Websites often encourage visitors to post comments, which are sometimes more interesting that the content. The question on the minds of a group of powerful technology companies, including California giants Google and Facebook, is whether website owners can be held liable for posts made by third parties. The technology businesses are so concerned about a federal appellate case underway that they’ve entered a legal brief to influence the outcome.
Facebook’s Mark Zuckerberg and Google co-founder Sergey Brin are among the petitioners who want the court to overturn an Internet defamation ruling. The tech group has no direct connection to the case between a former pro-football cheerleader and gossip website, TheDirty.com. However, since the outcome may impact the companies, the group was permitted to submit a legal brief stating its position.
The ex-cheerleader brought defamation charges against TheDirty.com, after the website featured an anonymous post in 2009, accusing the woman of promiscuity with members of the Cincinnati Bengals football team. A second post claimed the cheerleader’s unfaithful husband transmitted venereal diseases to his wife. A lower court last year sided with Jones and ordered TheDirty.com to pay $338,000.
The order for damages in the 2013 trial was based on the “significant” participation of TheDirty.com’s owner, Nik Richie, in posting defamatory material about the plaintiff. Richie apparently handpicks posts and “encourages” gossip among his followers. According to USA Today, a federal judge ruled in 2012 that TheDirty.com was not protected, as most websites have been, by the Communications Decency Act of 1996. The judge said the website’s owner lost protection by adding his own comments to the posts of others about the cheerleader.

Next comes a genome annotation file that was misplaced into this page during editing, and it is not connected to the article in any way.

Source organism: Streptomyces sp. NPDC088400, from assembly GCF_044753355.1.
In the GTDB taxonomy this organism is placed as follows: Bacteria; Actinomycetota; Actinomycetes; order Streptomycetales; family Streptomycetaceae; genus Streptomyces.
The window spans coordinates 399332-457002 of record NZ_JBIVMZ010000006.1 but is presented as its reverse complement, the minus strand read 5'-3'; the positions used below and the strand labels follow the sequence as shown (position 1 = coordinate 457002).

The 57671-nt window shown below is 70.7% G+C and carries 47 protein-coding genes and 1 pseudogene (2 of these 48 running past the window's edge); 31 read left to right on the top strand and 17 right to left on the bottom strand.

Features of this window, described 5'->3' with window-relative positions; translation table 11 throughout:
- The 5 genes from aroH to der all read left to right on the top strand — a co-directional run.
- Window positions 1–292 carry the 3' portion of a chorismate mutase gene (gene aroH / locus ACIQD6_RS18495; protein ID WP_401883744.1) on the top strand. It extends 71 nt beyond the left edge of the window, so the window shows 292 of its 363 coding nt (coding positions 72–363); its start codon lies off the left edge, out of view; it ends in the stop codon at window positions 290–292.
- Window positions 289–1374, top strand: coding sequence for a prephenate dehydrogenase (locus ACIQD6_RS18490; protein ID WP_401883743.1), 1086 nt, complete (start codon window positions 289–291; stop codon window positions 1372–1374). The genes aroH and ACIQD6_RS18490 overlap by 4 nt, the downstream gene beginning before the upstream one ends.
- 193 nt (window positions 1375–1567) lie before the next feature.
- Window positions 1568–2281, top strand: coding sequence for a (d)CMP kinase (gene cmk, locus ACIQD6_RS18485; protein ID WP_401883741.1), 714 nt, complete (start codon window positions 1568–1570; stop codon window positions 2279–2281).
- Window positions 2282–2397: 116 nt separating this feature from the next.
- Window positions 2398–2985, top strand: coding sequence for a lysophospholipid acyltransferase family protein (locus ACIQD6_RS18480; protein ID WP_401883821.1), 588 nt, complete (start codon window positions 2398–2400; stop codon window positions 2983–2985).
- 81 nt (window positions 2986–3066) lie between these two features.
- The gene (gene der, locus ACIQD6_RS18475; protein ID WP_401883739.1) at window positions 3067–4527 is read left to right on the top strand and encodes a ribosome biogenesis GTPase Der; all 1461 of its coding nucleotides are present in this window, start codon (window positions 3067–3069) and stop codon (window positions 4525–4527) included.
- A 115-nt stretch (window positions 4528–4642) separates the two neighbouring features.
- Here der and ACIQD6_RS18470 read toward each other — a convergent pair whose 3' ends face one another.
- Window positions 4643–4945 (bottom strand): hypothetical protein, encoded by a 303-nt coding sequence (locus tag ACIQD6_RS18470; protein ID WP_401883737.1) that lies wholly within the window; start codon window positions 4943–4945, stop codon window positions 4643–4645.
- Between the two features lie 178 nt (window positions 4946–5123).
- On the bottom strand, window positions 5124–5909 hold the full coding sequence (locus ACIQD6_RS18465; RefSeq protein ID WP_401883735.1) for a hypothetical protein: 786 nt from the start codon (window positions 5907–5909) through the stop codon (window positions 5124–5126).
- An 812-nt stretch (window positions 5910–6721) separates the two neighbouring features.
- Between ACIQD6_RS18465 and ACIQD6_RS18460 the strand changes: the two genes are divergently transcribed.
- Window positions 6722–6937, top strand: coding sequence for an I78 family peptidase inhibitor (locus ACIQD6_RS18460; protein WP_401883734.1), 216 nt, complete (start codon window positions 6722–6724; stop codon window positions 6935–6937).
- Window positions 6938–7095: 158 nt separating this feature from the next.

Facebook, Twitter, Google and other tech firms are concerned that the appellate court’s affirmation could place website owners in legal jeopardy. Slander and libel cases, like all liability suits, are about fault and responsibility. Internet defamation causes reputation injuries that may cause compensable losses.
Source: New York Post, “Web defamation suit has Silicon Valley bigs on alert” Kaja Whitehouse, May. 02, 2014